What is a Smart Card?
Smart cards are typically credit card sized, plastic credentials containing a microprocessor chip that serves the dual functions of communication and extensive data storage. Although it is packaged in the form of a card, a smart card operates much like a personal computer in that it can store data, manipulate data, and perform functions like mathematical equations. Smart cards normally contain application fields/sectors secured by special, application-specific security keys (much like keys that unlock various rooms in a building). These sectors can contain information for various applications – such as access control, cashless vending, mass transit, and payment systems – securely separated from one other by security keys. Smart cards can come in two forms: contact and contactless. Contact smart cards operate much like magnetic stripe cards (credit cards, etc.), requiring insertion into or direct contact with a reader. Contactless cards are read when presented near or in “proximity” to a reader.

Contact Smart Cards
Most cards originally introduced in the market were contact smart cards. This technology contains hundreds of times the storage capacity of its predecessor, the magnetic stripe card. Although most new applications of smart cards appear to be heading toward contactless technology, contact smart cards are still the standard for logical (computer) access and some other applications, such as payment systems in Europe.

Contactless Smart Cards
Contactless cards should not be confused with their predecessor – the proximity card. Although both technologies transmit data via radio frequency (and the visible operation of each appears the same to a user), a contactless card provides much greater security and contains 100 times the data storage of a traditional proximity card. Most new applications of smart cards, such as payments systems, are currently running pilots in anticipation of transitioning to contactless technology.

ISO Standards Governing Smart Cards
The International Standards Organization (ISO) is a network of 148 countries’ institutes of standards that provides consensus for decisions governing standards for various products worldwide. Members include one representative per nation, including both government and private sector individuals. Decisions made by the ISO affect both business and government standards.
ISO 7816 is the ISO standard governing contact smart cards. The standard covers physical characteristics, dimensions and contact locations, transmission protocols, commands for interchange, application identifier systems and data elements.
ISO 14443 is a four-part contactless standard consisting of physical card characteristics, radio frequency power and signal interference, initialization and anti-collision and transmission protocols. The operating frequency defined in this standard is 13.56 MHz, providing a read range up to 4 inches (10 cm). There are two types of ISO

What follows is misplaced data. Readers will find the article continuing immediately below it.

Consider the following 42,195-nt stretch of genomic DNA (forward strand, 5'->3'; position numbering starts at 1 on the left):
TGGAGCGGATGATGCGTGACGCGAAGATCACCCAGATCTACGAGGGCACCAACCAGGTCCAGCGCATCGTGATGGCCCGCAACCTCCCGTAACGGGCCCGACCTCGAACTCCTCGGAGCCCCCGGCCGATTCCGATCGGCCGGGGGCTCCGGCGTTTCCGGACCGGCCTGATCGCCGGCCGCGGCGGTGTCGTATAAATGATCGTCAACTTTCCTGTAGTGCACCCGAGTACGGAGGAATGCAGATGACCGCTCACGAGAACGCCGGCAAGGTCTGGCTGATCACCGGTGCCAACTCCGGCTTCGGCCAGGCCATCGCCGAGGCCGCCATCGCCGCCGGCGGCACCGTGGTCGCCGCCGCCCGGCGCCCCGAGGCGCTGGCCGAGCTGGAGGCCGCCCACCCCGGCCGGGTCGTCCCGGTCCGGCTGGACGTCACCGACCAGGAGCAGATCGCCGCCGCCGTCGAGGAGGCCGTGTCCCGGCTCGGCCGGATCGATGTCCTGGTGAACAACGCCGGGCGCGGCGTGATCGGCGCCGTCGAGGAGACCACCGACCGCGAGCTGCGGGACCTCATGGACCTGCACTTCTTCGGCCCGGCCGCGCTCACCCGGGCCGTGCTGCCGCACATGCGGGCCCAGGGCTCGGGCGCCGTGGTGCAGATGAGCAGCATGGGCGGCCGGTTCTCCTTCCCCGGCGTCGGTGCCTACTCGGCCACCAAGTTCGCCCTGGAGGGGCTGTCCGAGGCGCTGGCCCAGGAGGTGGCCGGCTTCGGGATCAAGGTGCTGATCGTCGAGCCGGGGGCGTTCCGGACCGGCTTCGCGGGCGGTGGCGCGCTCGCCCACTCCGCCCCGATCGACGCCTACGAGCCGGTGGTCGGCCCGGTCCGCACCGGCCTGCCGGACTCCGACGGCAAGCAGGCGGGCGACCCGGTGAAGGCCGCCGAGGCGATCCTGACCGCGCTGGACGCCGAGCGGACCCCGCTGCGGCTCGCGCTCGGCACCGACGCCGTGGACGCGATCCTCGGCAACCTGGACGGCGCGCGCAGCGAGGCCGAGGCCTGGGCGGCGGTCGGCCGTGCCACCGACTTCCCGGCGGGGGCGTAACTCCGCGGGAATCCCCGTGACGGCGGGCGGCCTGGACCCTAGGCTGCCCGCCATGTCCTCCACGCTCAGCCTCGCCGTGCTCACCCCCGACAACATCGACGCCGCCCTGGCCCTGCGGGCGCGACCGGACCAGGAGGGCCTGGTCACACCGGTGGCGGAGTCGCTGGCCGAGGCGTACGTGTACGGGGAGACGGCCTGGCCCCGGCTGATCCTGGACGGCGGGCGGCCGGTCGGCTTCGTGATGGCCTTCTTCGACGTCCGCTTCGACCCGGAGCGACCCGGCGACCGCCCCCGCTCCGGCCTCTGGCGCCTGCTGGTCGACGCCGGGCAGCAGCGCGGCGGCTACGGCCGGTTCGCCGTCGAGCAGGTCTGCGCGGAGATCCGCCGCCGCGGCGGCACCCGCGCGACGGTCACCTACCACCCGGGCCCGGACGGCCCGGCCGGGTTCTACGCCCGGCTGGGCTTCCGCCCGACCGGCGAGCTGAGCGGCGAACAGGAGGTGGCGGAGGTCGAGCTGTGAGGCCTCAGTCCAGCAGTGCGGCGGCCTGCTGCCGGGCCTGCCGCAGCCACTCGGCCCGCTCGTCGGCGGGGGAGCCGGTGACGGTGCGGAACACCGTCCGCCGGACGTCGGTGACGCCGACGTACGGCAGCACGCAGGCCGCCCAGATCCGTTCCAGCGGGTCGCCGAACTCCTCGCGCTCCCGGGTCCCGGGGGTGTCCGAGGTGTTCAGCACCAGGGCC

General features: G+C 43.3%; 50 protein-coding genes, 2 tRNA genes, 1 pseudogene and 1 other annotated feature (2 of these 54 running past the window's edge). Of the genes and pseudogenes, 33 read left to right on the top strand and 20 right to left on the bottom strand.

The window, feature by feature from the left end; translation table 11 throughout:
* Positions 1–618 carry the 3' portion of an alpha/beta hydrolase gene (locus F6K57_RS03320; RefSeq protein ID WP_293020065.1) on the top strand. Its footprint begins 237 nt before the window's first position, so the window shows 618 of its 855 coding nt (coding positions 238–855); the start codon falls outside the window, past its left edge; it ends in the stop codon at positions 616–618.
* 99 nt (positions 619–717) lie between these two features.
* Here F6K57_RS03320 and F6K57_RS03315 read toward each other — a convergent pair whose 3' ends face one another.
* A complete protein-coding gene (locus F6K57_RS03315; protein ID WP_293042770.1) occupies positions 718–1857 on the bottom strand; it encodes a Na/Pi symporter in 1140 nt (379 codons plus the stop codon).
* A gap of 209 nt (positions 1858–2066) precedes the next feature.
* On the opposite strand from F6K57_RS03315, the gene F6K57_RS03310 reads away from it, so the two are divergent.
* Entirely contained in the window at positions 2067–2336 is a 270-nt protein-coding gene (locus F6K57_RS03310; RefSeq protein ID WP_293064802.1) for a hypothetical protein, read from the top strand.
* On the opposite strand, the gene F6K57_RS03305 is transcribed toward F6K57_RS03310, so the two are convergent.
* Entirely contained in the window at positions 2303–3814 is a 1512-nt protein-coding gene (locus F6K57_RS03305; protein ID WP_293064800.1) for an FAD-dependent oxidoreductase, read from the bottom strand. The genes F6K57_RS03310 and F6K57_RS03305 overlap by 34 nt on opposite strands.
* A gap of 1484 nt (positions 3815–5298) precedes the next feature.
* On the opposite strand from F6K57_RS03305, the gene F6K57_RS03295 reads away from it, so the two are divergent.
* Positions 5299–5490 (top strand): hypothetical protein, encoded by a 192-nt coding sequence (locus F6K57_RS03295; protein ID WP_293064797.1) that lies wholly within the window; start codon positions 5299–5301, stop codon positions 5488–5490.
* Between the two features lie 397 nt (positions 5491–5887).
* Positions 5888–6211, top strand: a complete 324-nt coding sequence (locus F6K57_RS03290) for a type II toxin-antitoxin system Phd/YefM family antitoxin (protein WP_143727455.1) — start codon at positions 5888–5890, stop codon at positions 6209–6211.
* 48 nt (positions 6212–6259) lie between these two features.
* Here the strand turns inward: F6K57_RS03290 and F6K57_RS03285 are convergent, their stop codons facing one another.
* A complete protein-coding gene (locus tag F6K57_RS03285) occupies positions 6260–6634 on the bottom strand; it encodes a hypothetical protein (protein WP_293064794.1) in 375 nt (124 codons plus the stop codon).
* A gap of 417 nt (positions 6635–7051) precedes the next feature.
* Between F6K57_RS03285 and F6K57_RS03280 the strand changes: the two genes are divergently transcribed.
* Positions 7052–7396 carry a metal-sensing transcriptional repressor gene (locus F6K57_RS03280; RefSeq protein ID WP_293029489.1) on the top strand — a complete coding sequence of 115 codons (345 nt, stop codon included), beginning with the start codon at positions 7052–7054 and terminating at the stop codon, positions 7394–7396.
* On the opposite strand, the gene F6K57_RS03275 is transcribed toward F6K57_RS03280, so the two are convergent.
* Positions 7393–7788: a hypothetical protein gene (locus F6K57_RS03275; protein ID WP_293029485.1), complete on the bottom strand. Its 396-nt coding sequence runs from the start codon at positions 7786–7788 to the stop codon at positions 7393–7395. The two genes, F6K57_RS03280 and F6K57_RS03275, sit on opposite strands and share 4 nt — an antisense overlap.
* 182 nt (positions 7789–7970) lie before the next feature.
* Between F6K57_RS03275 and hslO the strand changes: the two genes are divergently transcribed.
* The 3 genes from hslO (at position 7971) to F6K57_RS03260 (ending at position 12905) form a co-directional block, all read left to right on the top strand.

14443: Type A and Type B. Although originally meant to serve different functions, both Type A and Type B are now microprocessor standards similar in function. However, ISO 14443A is the more commonly used technology, while Type B is used primarily in banking applications. Due to faster data speeds, 14443 technology is recommended for applications in which extensive amounts of data, such as large biometric templates, need to be transmitted. Anticipating an increase in data-intensive applications requiring high data rates, the U.S. government recently selected IS 14443 as its official standard.
ISO 15693 is a 13.56 MHz technology referred to as vicinity because it provides greater operational read ranges, making it the preferred choice for many high-traffic locations like access control.
Proximity can refer to ISO14443 or to the older 125 kHz technology traditionally used in access control. 125 kHz proximity is not “smart” technology and is not governed by ISO standards. 125 kHz proximity is typically proprietary, requiring that cards and readers be purchased from the same vendor.
Unique Identifier (UID): All ISO-compliant smart cards are provided with a UID number (akin to a VIN number on a vehicle). For
interoperability purposes, a card’s UID is open and available to be read by all compliant readers. Since this unique number is not secured by keys, reading the UID of a smart card is comparable to reading a proximity card, mag stripe card or other technology that utilizes open, unsecured numbers.

Advantages of Contactless Smart Cards
There are a number of advantages to consider when comparing contactless technology to contact smart cards and 125
kHz proximity cards:
1. Convenience: Given the choice, users will virtually always choose contactless over contact technology. Contactless smart card users do not have to worry about where to insert the card, how to insert the card, or how fast to slide the card.
2. Less Maintenance/Warranty: Contactless smart cards require very little wear and tear maintenance because they contain no moving parts and require no points of contact. As a result, most contactless smart cards come with lifetime warranties covering defects and workmanship.
3. Higher Security: Contactless smart cards are uniquely capable of providing optimal transmission security with optional encryption and mutual authentication features. Mutual authentication is a three-way communication process between a card and reader using hashed, encrypted messages to authenticate each other without broadcasting a shared secret key.
4. Large Memory: Contactless cards have a data storage capacity hundreds of times greater than that of a proximity card. Contactless smart cards can also process information, calculate mathematical formulas and perform other computing functions.
5. Enhanced Privacy: Even large biometric templates can be stored and verified using a single contactless smart card, allowing private information to stay in the possession of the card holder instead of being stored in a data base.
6. Versatile Form Factors: Unlike its contact counterparts, contactless smart communication can utilize a variety of credential technologies. Keychain fobs, watches and even stickers can be used as contactless credentials.
7. Multiple Applications: Carrying a contactless smart card is like carrying many cards in one. A single contactless smart card can manage multiple applications such as access control, payment systems, cashless vending, paring, mass transit, etc. Additional features and applications can be added to a contactless smart card as user needs evolve.